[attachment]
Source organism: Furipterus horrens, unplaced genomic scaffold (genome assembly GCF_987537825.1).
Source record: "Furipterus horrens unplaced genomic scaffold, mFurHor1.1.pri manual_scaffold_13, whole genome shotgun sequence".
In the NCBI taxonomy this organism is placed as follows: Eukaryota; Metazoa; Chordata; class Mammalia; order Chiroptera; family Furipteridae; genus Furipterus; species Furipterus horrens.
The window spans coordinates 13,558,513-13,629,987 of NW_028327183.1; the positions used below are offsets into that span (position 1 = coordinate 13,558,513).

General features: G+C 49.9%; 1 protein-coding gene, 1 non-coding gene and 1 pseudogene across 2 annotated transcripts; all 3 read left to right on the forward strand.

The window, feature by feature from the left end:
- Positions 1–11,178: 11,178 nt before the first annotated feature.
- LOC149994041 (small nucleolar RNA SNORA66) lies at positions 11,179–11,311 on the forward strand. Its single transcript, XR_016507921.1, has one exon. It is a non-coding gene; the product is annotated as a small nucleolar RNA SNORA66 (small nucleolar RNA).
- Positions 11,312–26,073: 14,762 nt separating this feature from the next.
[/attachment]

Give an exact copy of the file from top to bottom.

Source organism: Furipterus horrens, unplaced genomic scaffold (genome assembly GCF_987537825.1).
Source record: "Furipterus horrens unplaced genomic scaffold, mFurHor1.1.pri manual_scaffold_13, whole genome shotgun sequence".
In the NCBI taxonomy this organism is placed as follows: Eukaryota; Metazoa; Chordata; class Mammalia; order Chiroptera; family Furipteridae; genus Furipterus; species Furipterus horrens.
The window spans coordinates 13,558,513-13,629,987 of NW_028327183.1; the positions used below are offsets into that span (position 1 = coordinate 13,558,513).

General features: G+C 49.9%; 1 protein-coding gene, 1 non-coding gene and 1 pseudogene across 2 annotated transcripts; all 3 read left to right on the forward strand.

The window, feature by feature from the left end:
- Positions 1–11,178: 11,178 nt before the first annotated feature.
- LOC149994041 (small nucleolar RNA SNORA66) lies at positions 11,179–11,311 on the forward strand. Its single transcript, XR_016507921.1, has one exon. It is a non-coding gene; the product is annotated as a small nucleolar RNA SNORA66 (small nucleolar RNA).
- Positions 11,312–26,073: 14,762 nt separating this feature from the next.